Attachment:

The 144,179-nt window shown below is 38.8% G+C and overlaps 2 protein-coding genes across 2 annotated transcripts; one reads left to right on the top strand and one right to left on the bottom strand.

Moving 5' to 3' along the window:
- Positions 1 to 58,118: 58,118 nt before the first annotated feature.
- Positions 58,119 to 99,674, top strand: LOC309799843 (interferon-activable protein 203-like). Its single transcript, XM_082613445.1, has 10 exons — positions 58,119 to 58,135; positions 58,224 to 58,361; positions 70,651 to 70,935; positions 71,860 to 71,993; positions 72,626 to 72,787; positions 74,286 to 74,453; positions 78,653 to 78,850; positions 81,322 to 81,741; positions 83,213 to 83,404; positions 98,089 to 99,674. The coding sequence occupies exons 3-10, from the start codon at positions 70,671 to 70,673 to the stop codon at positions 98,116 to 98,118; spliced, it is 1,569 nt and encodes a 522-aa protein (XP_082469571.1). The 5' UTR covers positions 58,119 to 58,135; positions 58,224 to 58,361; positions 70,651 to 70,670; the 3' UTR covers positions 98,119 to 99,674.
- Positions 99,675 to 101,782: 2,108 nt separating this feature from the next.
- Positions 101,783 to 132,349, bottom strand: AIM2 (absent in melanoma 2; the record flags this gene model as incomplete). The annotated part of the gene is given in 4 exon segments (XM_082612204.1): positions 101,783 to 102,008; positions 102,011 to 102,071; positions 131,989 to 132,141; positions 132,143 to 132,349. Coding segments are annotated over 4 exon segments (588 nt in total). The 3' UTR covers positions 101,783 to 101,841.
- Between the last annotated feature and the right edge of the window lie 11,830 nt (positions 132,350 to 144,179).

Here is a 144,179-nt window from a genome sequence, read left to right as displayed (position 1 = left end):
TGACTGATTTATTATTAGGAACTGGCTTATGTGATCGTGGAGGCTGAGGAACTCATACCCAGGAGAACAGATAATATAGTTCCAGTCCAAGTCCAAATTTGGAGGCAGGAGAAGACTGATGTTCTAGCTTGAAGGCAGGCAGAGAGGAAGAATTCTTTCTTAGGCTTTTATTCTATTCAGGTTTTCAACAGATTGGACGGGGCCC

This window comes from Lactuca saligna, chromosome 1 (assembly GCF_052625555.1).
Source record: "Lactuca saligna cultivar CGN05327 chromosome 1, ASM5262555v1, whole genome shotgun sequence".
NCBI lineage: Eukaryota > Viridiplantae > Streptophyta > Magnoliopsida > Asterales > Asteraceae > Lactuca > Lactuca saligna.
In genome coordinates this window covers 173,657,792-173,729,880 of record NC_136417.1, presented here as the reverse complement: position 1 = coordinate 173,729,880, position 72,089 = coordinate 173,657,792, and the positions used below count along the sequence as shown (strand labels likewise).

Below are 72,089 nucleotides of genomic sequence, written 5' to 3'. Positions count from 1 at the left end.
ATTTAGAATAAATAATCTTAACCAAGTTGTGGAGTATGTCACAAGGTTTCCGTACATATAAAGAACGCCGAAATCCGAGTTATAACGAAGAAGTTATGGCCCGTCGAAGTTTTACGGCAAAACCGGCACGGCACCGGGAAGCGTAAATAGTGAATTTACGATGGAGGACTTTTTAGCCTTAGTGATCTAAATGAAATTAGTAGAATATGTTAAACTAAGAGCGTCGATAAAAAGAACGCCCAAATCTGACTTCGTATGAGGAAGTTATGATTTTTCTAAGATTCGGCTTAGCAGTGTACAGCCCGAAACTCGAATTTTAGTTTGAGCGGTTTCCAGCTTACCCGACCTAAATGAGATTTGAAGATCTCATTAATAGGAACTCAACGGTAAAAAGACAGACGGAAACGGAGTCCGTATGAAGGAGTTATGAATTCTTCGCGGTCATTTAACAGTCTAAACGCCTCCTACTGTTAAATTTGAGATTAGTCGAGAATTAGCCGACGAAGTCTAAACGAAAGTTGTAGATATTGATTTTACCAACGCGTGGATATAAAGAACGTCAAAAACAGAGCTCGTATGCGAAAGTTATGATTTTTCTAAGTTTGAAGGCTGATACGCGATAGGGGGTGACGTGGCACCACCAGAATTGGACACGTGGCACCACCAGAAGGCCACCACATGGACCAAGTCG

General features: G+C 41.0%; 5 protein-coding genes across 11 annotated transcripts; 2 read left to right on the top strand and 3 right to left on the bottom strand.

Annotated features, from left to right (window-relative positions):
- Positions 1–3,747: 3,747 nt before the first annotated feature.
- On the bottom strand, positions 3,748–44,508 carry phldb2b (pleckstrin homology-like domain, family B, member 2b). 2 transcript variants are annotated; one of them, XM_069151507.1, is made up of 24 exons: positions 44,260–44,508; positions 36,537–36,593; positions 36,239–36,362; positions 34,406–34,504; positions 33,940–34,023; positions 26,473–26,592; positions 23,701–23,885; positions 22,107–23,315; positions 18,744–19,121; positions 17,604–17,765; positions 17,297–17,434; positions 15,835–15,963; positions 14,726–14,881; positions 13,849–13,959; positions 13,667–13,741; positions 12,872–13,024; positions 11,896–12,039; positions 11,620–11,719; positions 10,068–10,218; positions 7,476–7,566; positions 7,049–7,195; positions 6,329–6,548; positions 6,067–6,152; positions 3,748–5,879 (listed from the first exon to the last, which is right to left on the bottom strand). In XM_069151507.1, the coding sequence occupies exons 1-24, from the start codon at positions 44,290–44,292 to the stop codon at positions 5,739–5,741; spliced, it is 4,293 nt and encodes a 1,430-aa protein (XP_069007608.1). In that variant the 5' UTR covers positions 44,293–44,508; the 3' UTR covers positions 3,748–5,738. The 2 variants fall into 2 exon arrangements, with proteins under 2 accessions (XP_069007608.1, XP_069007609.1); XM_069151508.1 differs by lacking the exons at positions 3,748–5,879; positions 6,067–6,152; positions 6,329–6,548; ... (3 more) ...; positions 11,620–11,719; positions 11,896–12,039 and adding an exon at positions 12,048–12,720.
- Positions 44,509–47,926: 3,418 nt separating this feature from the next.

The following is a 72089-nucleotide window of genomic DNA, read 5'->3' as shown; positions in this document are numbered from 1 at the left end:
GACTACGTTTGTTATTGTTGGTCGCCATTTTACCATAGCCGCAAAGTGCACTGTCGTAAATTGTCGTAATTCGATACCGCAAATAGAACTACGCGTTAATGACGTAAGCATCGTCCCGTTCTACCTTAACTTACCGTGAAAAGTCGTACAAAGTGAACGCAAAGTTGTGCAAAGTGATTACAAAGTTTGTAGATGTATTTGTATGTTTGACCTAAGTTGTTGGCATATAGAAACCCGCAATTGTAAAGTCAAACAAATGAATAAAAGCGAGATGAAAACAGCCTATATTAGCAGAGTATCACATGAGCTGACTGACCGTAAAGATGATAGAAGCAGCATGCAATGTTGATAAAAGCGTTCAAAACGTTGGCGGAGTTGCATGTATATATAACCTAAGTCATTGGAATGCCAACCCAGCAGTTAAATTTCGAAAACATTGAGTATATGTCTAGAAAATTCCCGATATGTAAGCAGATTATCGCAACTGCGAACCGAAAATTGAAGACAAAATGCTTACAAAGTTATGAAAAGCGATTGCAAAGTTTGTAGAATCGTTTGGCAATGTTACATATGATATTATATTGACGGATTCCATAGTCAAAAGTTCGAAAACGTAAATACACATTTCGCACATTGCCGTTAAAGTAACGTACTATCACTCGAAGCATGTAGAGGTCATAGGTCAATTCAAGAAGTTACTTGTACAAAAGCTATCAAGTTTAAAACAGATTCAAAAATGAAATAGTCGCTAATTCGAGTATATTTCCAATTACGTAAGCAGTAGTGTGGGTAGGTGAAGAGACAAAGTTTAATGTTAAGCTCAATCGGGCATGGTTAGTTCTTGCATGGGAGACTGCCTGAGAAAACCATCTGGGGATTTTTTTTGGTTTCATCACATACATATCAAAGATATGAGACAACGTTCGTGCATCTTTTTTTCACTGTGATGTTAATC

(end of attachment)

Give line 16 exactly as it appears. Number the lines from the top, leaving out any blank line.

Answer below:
General features: G+C 41.0%; 5 protein-coding genes across 11 annotated transcripts; 2 read left to right on the top strand and 3 right to left on the bottom strand.